• Also, if the mark is similar or identical to an earlier trademark which is a well known mark may be refused even if the later mark is applied for different goods or services provided the use of the later mark without due cause would take unfair advantage of or be detrimental to the distinctive character or repute of the earlier trade mark.
    • A mark may also be refused by virtue of any law in particular the law of passing off protecting an unregistered trade mark used in the course of trade, or by virtue of law of copyright.
  1. Procedural Objections – The Examiner may also raise objections on certain procedural ground such as the absence of a valid Power of Attorney in favor of the trademark agent, incorrect classification of goods or services, incomplete information in the Trademark Application etc. However, these objections are relatively easier to clear and do not substantially hamper the registration of the mark.

How would you know that your trademark application has been objected?

The objections raised by the Registrar are communicated to the applicants by way of examination report. The Examination Report is uploaded on the Website of Trade Marks Registry and a hard copy of the same is sent to the Applicant/Agent (depends on who filed the application).

As per the Trade Marks Act, 1999 and the relevant rules thereto, specifically rule 38, in the event the Registrar has any objection in relation to the registration of the trademark, he shall communicate the same to the applicant and the applicant must respond to such objection within one month from the date of such communication. However, there is ambiguity as to whether uploading/downloading of the Examination Report from the TM Registry website construes as communication of the objections to the applicant.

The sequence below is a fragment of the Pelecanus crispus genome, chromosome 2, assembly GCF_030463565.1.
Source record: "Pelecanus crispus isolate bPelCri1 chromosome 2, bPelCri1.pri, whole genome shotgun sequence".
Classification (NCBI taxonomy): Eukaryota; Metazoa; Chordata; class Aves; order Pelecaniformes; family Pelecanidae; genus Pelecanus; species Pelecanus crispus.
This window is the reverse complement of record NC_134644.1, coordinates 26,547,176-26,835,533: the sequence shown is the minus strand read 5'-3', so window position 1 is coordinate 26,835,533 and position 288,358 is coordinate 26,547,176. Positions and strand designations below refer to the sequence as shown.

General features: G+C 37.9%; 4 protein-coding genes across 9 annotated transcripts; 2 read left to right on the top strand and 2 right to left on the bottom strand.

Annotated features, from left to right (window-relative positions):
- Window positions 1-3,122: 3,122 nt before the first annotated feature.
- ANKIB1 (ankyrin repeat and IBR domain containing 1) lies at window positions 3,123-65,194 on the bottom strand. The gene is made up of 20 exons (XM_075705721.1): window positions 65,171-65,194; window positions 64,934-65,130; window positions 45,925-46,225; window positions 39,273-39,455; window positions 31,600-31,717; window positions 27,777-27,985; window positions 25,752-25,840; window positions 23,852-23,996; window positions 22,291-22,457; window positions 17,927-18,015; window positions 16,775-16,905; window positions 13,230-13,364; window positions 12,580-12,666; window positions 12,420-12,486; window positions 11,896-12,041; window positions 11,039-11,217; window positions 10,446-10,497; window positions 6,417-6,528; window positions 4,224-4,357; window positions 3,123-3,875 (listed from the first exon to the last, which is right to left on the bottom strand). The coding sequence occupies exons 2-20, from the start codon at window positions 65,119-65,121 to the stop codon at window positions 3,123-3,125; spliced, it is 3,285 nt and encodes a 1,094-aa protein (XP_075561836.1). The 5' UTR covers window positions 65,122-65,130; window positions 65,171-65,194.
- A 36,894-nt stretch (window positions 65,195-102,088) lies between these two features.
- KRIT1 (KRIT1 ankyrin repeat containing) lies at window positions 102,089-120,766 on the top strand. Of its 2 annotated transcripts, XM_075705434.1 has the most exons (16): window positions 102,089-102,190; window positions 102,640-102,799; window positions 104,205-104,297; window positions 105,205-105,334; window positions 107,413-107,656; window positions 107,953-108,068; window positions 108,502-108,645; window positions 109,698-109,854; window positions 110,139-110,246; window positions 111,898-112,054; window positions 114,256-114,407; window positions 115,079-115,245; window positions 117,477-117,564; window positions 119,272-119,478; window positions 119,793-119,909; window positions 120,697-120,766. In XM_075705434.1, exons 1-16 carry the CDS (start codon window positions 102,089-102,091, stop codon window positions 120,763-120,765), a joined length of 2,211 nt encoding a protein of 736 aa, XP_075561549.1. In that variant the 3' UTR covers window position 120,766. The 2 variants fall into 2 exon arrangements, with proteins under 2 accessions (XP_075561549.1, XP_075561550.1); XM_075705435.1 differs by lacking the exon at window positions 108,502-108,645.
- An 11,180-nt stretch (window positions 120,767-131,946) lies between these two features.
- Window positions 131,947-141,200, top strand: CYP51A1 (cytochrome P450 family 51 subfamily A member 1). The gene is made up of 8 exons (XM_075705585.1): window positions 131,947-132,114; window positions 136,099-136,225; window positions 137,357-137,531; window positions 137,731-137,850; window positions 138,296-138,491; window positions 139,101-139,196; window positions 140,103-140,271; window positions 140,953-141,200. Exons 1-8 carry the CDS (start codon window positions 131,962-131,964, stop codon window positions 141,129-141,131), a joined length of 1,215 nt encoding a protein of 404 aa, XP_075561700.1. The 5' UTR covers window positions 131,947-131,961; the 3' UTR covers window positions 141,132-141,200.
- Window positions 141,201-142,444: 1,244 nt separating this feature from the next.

The Hon’ble Bombay High Court in Institute of Cost Accountants of India vs. The Registrar of Trade Marks, Mumbai & Anr.[5], observed that the time period of one month begins from the date of the receipt of the hard copy of the Examination Report and not from the date of the uploading of the Examination Report on the Trademark Registry website. However, this is the only ruling in relation to this point and although it may be reasonably assumed that the other Courts shall also decide similarly if and when faced with this question, in absence of a specific ruling from other Courts, the ambiguity continues. It is pertinent to note here that by way of abundant caution, the applicants can always file an application seeking extension of time to file the examination responses in the relevant form along with the requisite fee to ensure that the deadline is not missed by them. However, it shall be incorrect to argue on one hand that the time period for filing the response to examination reports begins from the day when the hard copy of the examination report is received by the Applicant and to file an application for the extension of time on the other. Hence, it is advisable to consult with the legal advisors having specific knowledge of the trademark law in India and the procedures of the Registry to decide the best way forward.